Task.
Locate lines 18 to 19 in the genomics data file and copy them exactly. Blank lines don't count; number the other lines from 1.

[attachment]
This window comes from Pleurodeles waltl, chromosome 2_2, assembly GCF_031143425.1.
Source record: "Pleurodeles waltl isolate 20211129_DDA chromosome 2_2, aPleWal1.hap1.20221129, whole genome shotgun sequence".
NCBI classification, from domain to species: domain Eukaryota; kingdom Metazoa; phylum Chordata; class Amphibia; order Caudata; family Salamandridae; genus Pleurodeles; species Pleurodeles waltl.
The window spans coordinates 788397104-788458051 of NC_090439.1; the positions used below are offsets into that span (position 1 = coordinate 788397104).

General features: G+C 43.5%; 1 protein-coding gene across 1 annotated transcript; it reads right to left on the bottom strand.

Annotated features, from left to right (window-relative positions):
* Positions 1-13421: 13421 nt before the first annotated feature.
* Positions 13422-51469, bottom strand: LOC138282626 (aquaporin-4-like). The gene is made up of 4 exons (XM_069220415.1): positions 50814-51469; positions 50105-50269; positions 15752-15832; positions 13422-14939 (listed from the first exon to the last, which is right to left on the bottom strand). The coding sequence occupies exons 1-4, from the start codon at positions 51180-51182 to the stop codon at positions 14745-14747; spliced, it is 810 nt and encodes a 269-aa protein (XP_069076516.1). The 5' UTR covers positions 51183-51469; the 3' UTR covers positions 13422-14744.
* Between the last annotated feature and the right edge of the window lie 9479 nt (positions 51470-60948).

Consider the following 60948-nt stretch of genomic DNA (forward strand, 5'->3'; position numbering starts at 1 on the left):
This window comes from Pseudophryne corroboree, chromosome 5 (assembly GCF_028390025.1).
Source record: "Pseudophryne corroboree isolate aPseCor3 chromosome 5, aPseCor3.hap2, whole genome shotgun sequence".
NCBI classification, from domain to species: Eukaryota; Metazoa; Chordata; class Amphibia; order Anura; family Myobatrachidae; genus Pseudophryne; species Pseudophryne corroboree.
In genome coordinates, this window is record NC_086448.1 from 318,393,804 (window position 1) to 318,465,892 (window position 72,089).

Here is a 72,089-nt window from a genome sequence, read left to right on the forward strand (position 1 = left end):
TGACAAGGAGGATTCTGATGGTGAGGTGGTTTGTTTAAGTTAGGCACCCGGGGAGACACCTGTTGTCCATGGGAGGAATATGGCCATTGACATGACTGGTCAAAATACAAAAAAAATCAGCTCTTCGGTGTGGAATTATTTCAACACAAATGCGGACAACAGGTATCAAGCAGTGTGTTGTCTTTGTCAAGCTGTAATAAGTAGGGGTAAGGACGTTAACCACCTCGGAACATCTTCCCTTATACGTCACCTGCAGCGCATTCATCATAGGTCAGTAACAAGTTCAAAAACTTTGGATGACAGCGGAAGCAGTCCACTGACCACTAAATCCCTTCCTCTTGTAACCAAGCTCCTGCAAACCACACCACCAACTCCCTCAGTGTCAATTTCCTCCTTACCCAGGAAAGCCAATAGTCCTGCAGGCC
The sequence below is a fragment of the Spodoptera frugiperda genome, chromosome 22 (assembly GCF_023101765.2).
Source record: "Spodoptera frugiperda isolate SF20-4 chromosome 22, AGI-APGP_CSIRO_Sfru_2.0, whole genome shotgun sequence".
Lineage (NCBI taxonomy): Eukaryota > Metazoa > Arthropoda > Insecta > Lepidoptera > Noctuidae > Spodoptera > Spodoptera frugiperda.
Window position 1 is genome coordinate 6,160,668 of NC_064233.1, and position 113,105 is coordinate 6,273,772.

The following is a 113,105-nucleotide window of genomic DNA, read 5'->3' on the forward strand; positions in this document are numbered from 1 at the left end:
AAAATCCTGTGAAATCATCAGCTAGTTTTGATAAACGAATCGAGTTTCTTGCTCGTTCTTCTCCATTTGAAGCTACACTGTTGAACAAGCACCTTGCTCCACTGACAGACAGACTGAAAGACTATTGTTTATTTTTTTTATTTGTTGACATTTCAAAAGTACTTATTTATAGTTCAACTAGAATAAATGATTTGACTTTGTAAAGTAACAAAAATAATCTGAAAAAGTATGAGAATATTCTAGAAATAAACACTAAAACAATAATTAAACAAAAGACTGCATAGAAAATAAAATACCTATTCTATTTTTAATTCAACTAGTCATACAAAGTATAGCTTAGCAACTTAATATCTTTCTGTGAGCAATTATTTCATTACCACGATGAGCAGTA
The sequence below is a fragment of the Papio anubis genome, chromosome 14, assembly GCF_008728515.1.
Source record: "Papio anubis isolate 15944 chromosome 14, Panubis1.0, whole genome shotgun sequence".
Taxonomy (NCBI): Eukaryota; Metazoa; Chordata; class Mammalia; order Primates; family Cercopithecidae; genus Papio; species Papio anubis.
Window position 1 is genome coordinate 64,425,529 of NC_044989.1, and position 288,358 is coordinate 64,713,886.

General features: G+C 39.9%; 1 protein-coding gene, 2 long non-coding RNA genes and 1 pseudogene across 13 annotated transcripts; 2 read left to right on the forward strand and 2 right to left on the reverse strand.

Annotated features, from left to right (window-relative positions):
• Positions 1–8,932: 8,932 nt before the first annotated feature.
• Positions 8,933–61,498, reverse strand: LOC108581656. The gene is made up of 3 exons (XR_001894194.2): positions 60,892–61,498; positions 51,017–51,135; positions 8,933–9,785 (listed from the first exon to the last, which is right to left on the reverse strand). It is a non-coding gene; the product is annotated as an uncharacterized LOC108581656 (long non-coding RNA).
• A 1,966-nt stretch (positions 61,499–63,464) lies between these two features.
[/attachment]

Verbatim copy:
Source record: "Spodoptera frugiperda isolate SF20-4 chromosome 22, AGI-APGP_CSIRO_Sfru_2.0, whole genome shotgun sequence".
Lineage (NCBI taxonomy): Eukaryota > Metazoa > Arthropoda > Insecta > Lepidoptera > Noctuidae > Spodoptera > Spodoptera frugiperda.